This text is a practical guide to the compositional techniques, resources, and technologies available to composers today. Each chapter traces the development of traditional and modern elements that form the foundation of music in the late twentieth century. Among the subjects discussed are interval exploration, serialism, pitch-class sets, twelve-tone music, electronic music, algorithmic composition, and indeterminacy.
Romanticism Through the Twelve-Tone Row
Author: Ludmila Ulehla
Publisher: Alfred Music
Contemporary Harmony: Romanticism Through the Twelve-Tone Row is by Ludmila Ulehla. The understanding of the musical techniques of composition cannot be reduced to a handbook of simplified rules. Music is complex and ever changing. It is the purpose of this book to trace the path of musical growth from the late Romantic period to the serial techniques of the contemporary composer. Through the detailed analysis of the musical characteristics that dominate a specific style of writing, a graduated plan is organized and presented here in the form of explanations and exercises. A new analytical method substitutes for the diatonic figured bass and makes exercises and the analysis of non-diatonic literature more manageable. The explanations describing each technique are thorough. They are designed to help the teacher and the student see the many extenuating circumstances that affect a particular analytical decision. More important than a dogmatic decision on a particular key center or a root tone, for example, is the understanding of why such an underdeterminate condition may exist.
Craft and Art
Author: Alan Belkin
Publisher: Yale University Press
Category: Composition (Music)
An invaluable introduction to the art and craft of musical composition from a distinguished teacher and composer This essential introduction to the art and craft of musical composition is designed to familiarize beginning composers with principles and techniques applicable to a broad range of musical styles, from concert pieces to film scores and video game music. The first of its kind to utilize a style-neutral approach, in addition to presenting the commonly known classical forms, this book offers invaluable general guidance on developing and connecting musical ideas, building to a climax, and other fundamental formal principles. It is designed for both classroom use and independent study.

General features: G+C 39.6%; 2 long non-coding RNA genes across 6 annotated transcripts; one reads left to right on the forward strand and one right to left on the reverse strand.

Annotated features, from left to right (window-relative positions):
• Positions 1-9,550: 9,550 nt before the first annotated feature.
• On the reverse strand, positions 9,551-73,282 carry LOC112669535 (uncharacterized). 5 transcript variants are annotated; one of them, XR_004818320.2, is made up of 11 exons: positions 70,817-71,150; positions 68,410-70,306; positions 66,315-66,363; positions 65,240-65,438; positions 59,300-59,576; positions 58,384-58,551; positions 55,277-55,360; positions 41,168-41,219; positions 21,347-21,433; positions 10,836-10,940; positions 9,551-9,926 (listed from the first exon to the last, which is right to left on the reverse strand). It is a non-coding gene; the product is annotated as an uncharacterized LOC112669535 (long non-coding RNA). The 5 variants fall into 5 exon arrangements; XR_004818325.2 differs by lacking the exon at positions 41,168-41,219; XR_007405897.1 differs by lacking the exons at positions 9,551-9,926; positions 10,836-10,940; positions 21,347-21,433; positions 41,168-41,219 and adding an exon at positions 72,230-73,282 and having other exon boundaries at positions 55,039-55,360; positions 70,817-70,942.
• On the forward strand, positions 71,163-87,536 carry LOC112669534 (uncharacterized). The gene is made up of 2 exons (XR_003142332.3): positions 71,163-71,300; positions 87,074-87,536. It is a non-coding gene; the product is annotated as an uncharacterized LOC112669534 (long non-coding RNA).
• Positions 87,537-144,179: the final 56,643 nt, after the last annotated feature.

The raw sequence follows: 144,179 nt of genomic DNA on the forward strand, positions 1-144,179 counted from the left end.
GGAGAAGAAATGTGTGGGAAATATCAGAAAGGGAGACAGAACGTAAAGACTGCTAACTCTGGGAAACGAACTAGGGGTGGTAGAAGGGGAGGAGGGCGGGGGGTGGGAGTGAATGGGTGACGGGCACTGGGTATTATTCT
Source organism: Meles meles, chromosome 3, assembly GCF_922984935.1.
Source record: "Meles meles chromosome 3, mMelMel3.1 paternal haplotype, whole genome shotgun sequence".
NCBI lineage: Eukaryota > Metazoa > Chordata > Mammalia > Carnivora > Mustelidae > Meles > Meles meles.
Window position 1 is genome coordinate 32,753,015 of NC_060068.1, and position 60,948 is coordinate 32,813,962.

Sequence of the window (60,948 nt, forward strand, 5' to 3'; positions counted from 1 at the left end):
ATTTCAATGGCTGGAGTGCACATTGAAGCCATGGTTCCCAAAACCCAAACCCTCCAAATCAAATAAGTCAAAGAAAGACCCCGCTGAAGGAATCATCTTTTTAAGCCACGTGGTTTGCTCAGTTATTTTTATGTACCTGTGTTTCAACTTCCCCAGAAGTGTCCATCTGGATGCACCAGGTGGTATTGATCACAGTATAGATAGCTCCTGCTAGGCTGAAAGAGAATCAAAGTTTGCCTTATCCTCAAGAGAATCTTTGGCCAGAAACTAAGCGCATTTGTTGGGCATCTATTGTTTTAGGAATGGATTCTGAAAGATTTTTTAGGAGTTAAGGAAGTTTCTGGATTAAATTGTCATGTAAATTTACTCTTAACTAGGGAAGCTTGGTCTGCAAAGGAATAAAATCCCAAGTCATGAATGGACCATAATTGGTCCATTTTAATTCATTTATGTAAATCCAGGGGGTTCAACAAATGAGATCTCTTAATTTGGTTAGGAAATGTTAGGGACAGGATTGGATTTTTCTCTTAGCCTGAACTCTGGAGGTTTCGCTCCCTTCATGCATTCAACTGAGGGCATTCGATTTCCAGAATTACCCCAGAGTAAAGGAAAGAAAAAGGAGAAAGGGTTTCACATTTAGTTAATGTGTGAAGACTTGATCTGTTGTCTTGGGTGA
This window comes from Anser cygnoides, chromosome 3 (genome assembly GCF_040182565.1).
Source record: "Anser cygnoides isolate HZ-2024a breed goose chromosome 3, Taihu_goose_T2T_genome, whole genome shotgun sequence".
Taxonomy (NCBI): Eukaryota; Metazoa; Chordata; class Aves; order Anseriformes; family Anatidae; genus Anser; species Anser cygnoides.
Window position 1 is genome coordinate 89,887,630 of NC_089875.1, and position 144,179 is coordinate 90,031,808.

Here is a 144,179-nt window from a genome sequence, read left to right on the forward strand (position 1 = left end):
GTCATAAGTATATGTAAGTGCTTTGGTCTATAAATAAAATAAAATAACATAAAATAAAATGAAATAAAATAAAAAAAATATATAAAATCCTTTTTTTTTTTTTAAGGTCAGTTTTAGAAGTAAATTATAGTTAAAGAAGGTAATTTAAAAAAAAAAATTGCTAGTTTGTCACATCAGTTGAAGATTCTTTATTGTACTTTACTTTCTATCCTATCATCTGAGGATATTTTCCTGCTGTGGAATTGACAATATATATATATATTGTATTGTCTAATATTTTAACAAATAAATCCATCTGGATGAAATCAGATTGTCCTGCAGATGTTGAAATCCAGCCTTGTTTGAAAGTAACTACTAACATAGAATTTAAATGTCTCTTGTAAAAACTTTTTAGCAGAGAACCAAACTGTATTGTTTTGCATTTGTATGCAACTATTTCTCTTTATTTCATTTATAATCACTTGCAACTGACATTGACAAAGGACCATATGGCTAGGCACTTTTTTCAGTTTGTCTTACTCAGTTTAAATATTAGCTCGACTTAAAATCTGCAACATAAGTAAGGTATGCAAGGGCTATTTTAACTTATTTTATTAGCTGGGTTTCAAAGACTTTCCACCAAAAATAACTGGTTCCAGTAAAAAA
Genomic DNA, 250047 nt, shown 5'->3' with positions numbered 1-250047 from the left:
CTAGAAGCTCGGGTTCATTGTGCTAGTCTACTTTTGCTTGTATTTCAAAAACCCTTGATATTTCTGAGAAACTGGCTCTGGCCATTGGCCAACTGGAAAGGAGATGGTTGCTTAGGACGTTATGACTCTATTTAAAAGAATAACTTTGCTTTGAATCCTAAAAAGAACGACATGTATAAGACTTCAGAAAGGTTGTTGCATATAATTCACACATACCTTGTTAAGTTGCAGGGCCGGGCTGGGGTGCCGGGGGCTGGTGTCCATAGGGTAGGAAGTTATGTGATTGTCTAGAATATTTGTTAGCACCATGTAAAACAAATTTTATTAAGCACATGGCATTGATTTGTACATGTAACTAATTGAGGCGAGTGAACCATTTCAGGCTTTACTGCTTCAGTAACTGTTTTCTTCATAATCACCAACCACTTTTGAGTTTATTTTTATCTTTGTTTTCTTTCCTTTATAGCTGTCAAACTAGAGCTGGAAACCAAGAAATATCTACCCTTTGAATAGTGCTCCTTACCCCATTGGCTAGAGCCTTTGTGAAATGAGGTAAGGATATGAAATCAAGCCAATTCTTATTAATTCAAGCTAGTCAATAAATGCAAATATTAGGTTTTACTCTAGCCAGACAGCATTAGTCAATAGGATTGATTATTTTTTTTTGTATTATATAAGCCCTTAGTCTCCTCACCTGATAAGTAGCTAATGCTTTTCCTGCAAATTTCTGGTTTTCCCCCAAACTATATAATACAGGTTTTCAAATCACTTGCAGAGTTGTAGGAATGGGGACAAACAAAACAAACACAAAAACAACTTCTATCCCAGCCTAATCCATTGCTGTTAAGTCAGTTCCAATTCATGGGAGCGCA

Author: Arnold Schoenberg
Publisher: Gardners Books
Fundamentals of Musical Composition represents the culmination of more than forty years in Schoenberg's life devoted to the teaching of musical principles to students and composers in Europe and America. For his classes he developed a manner of presentation in which 'every technical matter is discussed in a very fundamental way, so that at the same time it is both simple and thorough'. This book can be used for analysis as well as for composition. On the one hand, it has the practical objective of introducing students to the process of composing in a systematic way, from the smallest to the largest forms; on the other hand, the author analyses in thorough detail and with numerous illustrations those particular sections in the works of the masters which relate to the compositional problem under discussion.
Author: Reginald Smith Brindle
Publisher: Oxford University Press
Musical composition is a key discipline in music programs in conservatories, colleges, and universities. Many teachers consider it as important in the development of young musicians as listening and performance. It can be argued that through compositions musicians achieve the deepest insight into the composer and his music. Musical Composition takes the student through the elements--melody, harmony, counterpoint, and rhythm--before covering a variety of special subjects such as writing vocal and choral music, accompaniments, and film and TV music. Chapters are devoted to recent techniques including free diatonicism, serialism, and indeterminacy. Over 200 examples illustrate points in the text and there are exercises for each chapter.
Author: Arnold Whittall
Publisher: Oxford University Press
This new book builds on Whittall's Music since the First World War. It updates and reshapes the original text and places it in the wider context of twentieth-century serious music before 1918 and after 1975, surveying the immense variety of technical developments in twentieth-century music. Sections of detailed analysis, with particular emphasis on such major figures as Stravinsky, Bartï¿½k, Messiaen, Tippett, and Ligeti, are framed by more concise sketches of a range of twentieth-century composers from Faurï¿½to Wolfgang Rihm. Extensive musical examples are employed throughout.
Author: Hal Leonard Publishing Corporation
Publisher: Music Sales Amer
(Music Sales America). This book is a condensed, made-for-guitar version of Nicolas Slonimsky's publication Thesaurus of Scales and Melodic Patterns the book that musicians as diverse as John Coltrane and Frank Zappa used for ideas and inspiration. Musicians familiar with the original Thesaurus know that it contains a daunting amount of information crammed in its over 230 pages. But there is a definite symmetry and logic in these Slonimsky examples. What appear to be random patterns are actually mathematical combinations of some or all of the twelve notes in music. As the musician/student plays through the examples, the patterns will unfold and become more obvious.